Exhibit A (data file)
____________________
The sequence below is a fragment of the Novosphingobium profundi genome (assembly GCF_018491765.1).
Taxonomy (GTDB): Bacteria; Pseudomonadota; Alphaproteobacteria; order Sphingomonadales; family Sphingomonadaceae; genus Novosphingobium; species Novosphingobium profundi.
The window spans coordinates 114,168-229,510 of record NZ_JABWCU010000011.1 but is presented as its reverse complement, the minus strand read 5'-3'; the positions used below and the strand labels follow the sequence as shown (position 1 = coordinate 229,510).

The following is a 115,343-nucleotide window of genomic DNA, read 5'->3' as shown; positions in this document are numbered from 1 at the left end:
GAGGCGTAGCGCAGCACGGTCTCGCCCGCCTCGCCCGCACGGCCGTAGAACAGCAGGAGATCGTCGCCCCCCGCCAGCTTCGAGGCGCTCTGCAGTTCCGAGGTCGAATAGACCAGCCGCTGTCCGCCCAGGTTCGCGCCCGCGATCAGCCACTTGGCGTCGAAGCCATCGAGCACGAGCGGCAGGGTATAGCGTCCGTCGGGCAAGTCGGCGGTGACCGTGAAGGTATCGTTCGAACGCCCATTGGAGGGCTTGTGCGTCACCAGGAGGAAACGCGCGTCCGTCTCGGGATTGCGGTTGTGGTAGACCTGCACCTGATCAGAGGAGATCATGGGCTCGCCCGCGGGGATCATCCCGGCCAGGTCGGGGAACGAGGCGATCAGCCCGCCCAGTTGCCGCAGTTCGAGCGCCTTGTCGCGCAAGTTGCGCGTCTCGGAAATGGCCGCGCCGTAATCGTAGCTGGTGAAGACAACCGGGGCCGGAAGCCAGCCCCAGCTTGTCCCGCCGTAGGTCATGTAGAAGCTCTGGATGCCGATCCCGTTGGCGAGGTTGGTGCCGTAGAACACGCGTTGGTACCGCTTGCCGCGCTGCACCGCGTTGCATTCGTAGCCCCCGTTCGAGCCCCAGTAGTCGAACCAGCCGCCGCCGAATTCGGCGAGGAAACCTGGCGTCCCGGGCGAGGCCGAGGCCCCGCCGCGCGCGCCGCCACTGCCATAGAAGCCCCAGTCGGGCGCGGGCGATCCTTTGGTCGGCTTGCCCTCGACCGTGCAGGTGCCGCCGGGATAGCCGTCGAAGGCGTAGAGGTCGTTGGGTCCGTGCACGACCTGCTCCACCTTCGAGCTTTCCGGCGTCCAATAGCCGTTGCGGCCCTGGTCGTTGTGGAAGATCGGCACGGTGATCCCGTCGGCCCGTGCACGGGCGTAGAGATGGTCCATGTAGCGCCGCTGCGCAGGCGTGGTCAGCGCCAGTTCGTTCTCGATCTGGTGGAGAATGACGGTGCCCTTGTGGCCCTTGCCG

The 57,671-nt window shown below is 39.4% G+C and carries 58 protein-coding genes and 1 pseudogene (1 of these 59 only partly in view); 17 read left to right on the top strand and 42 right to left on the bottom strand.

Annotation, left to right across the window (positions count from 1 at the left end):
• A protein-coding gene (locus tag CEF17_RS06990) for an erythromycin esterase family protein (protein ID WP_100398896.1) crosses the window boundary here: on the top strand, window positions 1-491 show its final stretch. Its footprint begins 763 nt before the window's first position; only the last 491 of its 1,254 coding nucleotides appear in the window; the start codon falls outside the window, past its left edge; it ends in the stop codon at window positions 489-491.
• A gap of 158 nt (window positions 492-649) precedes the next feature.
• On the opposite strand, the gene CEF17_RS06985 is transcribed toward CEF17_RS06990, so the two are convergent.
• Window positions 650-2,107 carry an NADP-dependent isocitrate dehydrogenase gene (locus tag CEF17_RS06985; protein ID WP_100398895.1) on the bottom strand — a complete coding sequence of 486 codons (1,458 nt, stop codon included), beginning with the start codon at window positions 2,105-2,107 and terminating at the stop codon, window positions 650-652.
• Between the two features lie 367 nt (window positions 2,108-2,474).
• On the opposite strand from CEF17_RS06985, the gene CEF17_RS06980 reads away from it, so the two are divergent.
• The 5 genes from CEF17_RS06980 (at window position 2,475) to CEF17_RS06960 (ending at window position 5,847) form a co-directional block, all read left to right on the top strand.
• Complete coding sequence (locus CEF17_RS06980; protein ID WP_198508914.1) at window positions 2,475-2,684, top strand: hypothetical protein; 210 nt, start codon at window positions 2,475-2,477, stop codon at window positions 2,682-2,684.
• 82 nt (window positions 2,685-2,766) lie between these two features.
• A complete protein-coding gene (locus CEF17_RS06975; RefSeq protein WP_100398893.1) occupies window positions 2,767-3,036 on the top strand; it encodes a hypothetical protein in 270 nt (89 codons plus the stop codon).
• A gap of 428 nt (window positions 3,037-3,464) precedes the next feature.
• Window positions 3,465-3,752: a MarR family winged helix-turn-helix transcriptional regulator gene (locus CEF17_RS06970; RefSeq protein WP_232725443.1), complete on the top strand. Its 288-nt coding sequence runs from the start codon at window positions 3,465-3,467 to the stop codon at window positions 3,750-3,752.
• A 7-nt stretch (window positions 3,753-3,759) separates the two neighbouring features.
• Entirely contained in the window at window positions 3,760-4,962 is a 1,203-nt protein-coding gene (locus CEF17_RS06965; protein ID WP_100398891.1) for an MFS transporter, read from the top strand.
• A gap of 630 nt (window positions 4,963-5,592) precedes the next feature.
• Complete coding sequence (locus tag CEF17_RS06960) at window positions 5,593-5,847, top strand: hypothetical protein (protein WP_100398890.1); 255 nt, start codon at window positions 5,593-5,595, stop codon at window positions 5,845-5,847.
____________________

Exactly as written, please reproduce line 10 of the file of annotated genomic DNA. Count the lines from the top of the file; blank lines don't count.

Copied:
• On the opposite strand, the gene CEF17_RS06985 is transcribed toward CEF17_RS06990, so the two are convergent.